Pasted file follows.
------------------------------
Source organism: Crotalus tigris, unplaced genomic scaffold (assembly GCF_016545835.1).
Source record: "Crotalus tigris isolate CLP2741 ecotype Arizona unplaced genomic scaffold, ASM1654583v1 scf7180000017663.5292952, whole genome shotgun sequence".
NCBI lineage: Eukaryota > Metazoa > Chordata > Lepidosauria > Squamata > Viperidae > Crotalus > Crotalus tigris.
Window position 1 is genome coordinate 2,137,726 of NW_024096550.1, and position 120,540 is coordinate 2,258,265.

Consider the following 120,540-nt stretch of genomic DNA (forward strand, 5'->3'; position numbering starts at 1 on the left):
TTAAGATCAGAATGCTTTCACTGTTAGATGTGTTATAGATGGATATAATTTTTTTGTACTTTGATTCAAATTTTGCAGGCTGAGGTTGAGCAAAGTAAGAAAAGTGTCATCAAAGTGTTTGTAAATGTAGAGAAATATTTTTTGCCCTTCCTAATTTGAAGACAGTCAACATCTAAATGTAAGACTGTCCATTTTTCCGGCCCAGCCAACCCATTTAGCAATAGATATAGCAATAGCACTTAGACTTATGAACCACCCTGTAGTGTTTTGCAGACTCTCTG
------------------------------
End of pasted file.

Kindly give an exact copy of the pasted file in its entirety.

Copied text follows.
Source organism: Crotalus tigris, unplaced genomic scaffold (assembly GCF_016545835.1).
Source record: "Crotalus tigris isolate CLP2741 ecotype Arizona unplaced genomic scaffold, ASM1654583v1 scf7180000017663.5292952, whole genome shotgun sequence".
NCBI lineage: Eukaryota > Metazoa > Chordata > Lepidosauria > Squamata > Viperidae > Crotalus > Crotalus tigris.
Window position 1 is genome coordinate 2,137,726 of NW_024096550.1, and position 120,540 is coordinate 2,258,265.

Consider the following 120,540-nt stretch of genomic DNA (forward strand, 5'->3'; position numbering starts at 1 on the left):
TTAAGATCAGAATGCTTTCACTGTTAGATGTGTTATAGATGGATATAATTTTTTTGTACTTTGATTCAAATTTTGCAGGCTGAGGTTGAGCAAAGTAAGAAAAGTGTCATCAAAGTGTTTGTAAATGTAGAGAAATATTTTTTGCCCTTCCTAATTTGAAGACAGTCAACATCTAAATGTAAGACTGTCCATTTTTCCGGCCCAGCCAACCCATTTAGCAATAGATATAGCAATAGCACTTAGACTTATGAACCACCCTGTAGTGTTTTGCAGACTCTCTG